- Lampshaded in The Emperor's New Groove, after a drawn-out chase where the heroes finally managed to evade the villains Yzuma and Kronk, went to the secret lair... and found the villains already there. Even Kronk acknowledges that this makes no sense.
- The Borg from Star Trek: The Next Generation play this trope deadly straight. The Enterprise encounters them in a part of the galaxy that it would take the Federation's fastest ship almost a decade at maximum warp to reach. The Borg reach the Federation in a little less than a season and a half later. This is actually given an in-universe explanation; the Borg have developed trans-warp conduits that basically allow them to deploy almost anywhere in the galaxy.
- The Xindi from Star Trek: Enterprise use a similar tool that they use to launch two of their attack probes against Earth. Further exacerbated by the fact that at this point in Trek history, most of Earth's Starfleet can barely manage Warp 3.
- In the Doctor Who episode "Dalek," the eponymous Dalek has an astonishing ability to keep up with the fleeing Rose and Adam. The Dalek is just moseying along at a Dalek's usual slow glide, and it has to stop and fight its way through two ambushes, while Rose and Adam are running flat-out... yet somehow, when the vault door closes and cuts Rose off, the Dalek is right there behind her. (Later episodes show Daleks flying at high speed, but this one never displays such an ability on-screen.)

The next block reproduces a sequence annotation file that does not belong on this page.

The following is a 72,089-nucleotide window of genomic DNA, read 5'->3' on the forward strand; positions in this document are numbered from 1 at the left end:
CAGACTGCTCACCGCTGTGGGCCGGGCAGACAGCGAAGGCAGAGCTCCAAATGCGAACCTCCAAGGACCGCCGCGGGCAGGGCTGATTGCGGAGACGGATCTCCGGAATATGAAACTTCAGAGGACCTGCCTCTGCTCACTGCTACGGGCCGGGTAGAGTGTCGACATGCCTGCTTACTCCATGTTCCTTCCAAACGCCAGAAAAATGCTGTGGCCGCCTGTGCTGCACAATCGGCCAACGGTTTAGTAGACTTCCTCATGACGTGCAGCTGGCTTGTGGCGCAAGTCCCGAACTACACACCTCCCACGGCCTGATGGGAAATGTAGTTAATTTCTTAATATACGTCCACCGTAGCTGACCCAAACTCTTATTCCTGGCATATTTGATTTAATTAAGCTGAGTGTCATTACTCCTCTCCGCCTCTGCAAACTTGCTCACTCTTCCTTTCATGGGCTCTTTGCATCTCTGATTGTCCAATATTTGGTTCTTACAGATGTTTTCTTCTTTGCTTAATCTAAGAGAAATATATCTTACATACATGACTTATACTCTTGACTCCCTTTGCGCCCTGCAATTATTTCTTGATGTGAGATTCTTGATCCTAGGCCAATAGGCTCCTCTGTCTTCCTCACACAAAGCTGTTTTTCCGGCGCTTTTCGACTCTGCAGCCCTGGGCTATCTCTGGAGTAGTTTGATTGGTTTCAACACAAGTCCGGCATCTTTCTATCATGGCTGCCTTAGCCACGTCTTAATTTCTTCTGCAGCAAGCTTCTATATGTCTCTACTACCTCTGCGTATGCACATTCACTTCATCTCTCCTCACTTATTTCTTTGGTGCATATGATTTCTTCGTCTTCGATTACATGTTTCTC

- Metroid Fusion has several sequences where you have to either outrun or hide from SA-X, who always seems to show up at the worst moment. There's actually several of them.
- Pyramid Head. Given that the town itself is a Genius Loci, Pyramid Head can appear wherever it wants him to.
- Bowser and Antasma in Mario & Luigi: Dream Team, who end up popping up two steps ahead of Mario and Luigi's entire journey up to the halfway point. They appear in front to steal the Plot Coupon, then appear in front of the bros a whole bunch more times to gloat about how their plan is succeeding perfectly. Possibly justified by how one can fly and the other one gets carried around the island by him.
- Two-Edge from ElfQuest always seems to crop up where he's least expected, even after being seriously wounded by one of his victims.
- Dick Dastardly in Wacky Races. He's always well in front, enough to stop to set up booby traps for the other racers. If only he'd stop trying to cheat he'd win every race.
- The Green Goblin in The Spectacular Spider-Man is like this, popping up seemingly at will all across New York, making him unpredictable and difficult to track- per his Mooks, he doesn't even have a base (he finds them, rather than the other way around). Spidey therefore has to let Goblin come to him, rather than go looking for him like he would with other Big Bads.
- Azula from Avatar: The Last Airbender made a habit of doing this in season 2, constantly popping up at the worst possible times for the heroes. This was actually explained in the episode The Chase, in which she uses a tank-like vehicle to keep up with the Gaang while they had to stop to sleep.